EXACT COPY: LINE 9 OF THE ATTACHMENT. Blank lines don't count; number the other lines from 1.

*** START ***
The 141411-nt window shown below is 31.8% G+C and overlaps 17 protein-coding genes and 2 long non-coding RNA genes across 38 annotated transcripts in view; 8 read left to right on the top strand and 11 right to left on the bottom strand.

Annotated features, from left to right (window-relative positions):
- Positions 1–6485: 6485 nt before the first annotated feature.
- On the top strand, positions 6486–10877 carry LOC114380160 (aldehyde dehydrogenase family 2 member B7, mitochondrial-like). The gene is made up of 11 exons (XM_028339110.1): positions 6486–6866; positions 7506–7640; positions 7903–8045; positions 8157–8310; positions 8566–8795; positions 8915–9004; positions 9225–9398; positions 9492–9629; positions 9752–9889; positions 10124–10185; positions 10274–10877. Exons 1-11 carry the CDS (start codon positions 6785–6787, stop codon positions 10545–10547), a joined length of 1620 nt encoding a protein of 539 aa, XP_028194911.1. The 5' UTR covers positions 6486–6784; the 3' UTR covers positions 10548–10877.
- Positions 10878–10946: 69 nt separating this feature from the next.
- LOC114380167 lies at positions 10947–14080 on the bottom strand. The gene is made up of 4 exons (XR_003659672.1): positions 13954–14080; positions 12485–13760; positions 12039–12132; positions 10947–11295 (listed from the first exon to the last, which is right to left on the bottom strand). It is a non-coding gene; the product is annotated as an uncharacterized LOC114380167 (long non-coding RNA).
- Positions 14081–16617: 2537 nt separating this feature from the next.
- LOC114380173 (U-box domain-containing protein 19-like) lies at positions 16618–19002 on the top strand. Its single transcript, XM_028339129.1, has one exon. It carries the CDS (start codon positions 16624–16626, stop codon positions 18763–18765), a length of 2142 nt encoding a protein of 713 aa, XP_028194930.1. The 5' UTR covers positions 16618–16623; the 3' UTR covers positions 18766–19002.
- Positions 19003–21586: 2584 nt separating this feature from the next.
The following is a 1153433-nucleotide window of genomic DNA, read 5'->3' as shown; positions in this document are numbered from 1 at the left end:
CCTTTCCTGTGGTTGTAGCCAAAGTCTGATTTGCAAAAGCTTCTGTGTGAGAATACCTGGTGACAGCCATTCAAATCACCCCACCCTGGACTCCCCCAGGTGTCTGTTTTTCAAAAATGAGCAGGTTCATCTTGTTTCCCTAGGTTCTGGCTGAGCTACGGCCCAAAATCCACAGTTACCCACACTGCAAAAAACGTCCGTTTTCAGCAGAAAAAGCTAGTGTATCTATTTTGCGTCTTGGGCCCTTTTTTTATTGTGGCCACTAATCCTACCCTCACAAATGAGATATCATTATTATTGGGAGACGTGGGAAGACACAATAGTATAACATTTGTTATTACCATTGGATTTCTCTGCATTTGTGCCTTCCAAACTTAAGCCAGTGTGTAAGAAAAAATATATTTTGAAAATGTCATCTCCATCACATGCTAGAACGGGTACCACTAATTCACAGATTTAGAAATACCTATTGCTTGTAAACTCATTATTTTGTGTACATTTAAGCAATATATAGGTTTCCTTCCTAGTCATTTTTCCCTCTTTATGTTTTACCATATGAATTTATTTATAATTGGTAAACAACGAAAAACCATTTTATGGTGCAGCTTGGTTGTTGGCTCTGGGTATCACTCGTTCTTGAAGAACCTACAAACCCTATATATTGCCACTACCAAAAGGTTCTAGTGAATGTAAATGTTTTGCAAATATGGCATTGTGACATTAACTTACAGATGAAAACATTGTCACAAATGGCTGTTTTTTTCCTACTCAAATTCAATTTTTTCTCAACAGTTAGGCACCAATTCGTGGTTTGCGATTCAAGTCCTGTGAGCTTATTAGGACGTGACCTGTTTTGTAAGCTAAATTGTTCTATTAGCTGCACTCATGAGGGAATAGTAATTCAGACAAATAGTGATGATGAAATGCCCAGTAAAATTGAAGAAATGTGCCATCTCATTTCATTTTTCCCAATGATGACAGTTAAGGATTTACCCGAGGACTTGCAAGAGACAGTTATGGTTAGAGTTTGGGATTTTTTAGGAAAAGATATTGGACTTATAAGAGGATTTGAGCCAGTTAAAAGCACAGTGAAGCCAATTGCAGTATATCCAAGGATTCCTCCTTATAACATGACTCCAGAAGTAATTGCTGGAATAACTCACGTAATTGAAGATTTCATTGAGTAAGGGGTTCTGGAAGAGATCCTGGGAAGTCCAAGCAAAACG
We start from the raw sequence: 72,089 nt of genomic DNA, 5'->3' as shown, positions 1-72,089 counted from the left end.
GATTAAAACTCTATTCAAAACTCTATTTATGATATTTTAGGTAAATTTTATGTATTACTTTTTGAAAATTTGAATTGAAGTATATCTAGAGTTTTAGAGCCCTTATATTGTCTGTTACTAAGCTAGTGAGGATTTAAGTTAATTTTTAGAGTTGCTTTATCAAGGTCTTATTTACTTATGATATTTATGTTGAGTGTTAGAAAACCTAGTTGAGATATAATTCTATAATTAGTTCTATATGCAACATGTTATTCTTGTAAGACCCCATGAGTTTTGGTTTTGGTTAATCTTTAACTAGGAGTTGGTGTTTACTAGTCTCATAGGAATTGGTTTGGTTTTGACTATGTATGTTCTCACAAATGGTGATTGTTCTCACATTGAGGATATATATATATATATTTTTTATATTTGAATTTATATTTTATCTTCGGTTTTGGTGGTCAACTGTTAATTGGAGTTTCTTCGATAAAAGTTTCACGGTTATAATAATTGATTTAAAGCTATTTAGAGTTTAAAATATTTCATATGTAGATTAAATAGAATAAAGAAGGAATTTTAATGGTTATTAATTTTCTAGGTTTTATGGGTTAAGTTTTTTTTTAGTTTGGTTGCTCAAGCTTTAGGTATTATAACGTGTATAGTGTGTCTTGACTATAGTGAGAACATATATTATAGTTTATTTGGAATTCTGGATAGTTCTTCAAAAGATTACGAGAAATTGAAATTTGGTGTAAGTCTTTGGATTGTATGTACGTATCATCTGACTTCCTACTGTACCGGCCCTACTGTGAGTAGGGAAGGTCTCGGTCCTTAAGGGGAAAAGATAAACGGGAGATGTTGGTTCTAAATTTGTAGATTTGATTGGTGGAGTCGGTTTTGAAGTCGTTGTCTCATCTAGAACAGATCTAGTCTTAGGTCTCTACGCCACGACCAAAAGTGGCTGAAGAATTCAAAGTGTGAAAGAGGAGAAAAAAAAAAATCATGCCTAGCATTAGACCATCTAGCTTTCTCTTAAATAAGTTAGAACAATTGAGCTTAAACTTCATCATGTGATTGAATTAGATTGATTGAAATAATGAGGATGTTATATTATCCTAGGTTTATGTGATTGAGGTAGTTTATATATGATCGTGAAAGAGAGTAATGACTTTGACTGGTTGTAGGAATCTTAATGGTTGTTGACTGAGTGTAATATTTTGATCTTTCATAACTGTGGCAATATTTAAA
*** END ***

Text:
- Positions 19003–21586: 2584 nt separating this feature from the next.